In terms of improving navigation, the Nat Geo eMagazine has done a bang-up job. As with ebooks, they offer a button which takes you to the table of contents, which eliminates the need to scroll back to the start of the issue. They also provide a function which shows a mid-sized image of each page (like a thumbnail but larger) so that you have a birds-eye view of the whole issue when scrolling. This allows readers to easily identify and select an article based on image, which I suppose is similar to print magazines, but eliminates the possibilities of pages sticking together, being overwhelmed by advertisements (which are blissfully absent from the e-version), and otherwise skipping over a page.

Some other navigation features which delighted me include the pop-up caption: photos in the eMagazine are full page, and captions only appear when you click the + button in the bottom right-hand corner. This allows readers to fully enjoy the photo without distraction before deciding to read the caption. Another was a page which displayed four photos of insects, and had a button which read “Tap photos for graphic.” Once you clicked on a photo, a diagram and caption appeared in its place, and reverted back to the original photo when clicked again.

These options which allow for more agency on the part of the reader are quite progressive in the ebook world, based on what I have seen. Perhaps magazines, which contain mixed-media to begin with, are a more natural fit in the digital world than are purely textual books. National Geographic also has videos embedded in their eMagazines, which I have yet to see in the ebook world, except for enhanced or expanded editions. Sperberg-McQueen’s statement that “In designing representations of texts inside computers, one must seek to reveal what is relevant, and obscure only what one thinks is negligible” (p. 34) begs the question: what is being left out of this representation? It would be an interesting exercise to compare the print and digital versions of the same issue, and note differences in content and consequences of layout decisions.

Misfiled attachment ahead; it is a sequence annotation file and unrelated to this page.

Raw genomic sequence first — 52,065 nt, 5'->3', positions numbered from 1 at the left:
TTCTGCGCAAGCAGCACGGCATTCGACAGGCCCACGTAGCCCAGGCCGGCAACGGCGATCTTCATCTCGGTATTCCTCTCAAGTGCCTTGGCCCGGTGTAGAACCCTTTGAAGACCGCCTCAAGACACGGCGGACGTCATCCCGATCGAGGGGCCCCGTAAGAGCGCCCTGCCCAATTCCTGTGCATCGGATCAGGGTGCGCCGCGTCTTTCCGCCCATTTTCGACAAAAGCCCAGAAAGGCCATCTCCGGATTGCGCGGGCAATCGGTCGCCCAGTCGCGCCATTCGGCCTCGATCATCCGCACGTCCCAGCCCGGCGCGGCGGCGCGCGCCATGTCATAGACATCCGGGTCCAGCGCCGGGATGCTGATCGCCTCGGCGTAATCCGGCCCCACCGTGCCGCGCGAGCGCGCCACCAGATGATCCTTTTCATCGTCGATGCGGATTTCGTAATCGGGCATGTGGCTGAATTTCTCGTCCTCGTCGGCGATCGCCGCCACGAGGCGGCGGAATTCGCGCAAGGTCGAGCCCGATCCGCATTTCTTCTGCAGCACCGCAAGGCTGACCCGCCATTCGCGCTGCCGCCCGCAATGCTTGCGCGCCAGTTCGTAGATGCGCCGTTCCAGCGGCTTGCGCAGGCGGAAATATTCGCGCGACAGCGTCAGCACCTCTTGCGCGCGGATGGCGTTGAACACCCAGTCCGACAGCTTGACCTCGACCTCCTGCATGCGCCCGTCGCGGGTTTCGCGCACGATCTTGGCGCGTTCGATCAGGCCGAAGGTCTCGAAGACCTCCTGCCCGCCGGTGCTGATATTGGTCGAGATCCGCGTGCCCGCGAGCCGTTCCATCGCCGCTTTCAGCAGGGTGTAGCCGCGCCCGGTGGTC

Week 2: Form & Function – Pocket Books

In my stocking this year I got a copy of The Pocket Pema Chodron, which is approximately 3 x 4 inches in size. Published by Shambhala, it is part of their Pocket Classics series and contains “108 short selections from the best-selling books of Pema Chodron, the beloved Buddhist nun.” The compact size of the book is its distinguishing feature, and affects the book’s meaning principally by limiting its content.

As spiritual readings can tend to be quite dense, and consequently inaccessible, the layout of the book is geared towards providing quick snapshots of Pema’s teachings to facilitate consumption. In thinking about the book as an object, we can see how readers would use this differently than they might use, say, a coffee table book or a hardcover volume in a comfy reading chair. While these larger books are used in a more stationary setting and when the reader has a good chunk of time, pocket books are much more portable and can be read during the in-between moments of their day.

In Darnton’s article, he poses three questions for book historians:

  • How do books come into being?
  • How do they reach readers?
  • What do readers make of them? (Darnton 2007, p. 495)

He also briefly touches on the history of distribution and sales (Darnton 2007, p. 499), which got me thinking about how this book came into being. While I believe that this book format has the potential to be useful to readers, I wonder to what extent it is a marketing tool for publishers to make a quick buck. Just as manufacturers change their packaging to sell more units, the new condensed format of the pocket book may be a mere gimmick to appeal to readers who are too busy to sit down and read a full format book. By simplifying content and reducing volume, how much meaning is lost? In an age where Buzzfeed and other click-bait articles which barely skim the surface are becoming more and more standard, what values are being fostered? Is it worth sacrificing depth of meaning for breadth of use? Perhaps… Perhaps not.


Chodron, Pema. The Pocket Pema Chodron, Edited by Eden Steinberg. Boston: Shambhala Publications, Inc., 2008.

Darnton, Robert. “”What is the History of Books?” Revisited.” Modern Intellectual History 4, no. 3 (2007): 495-508.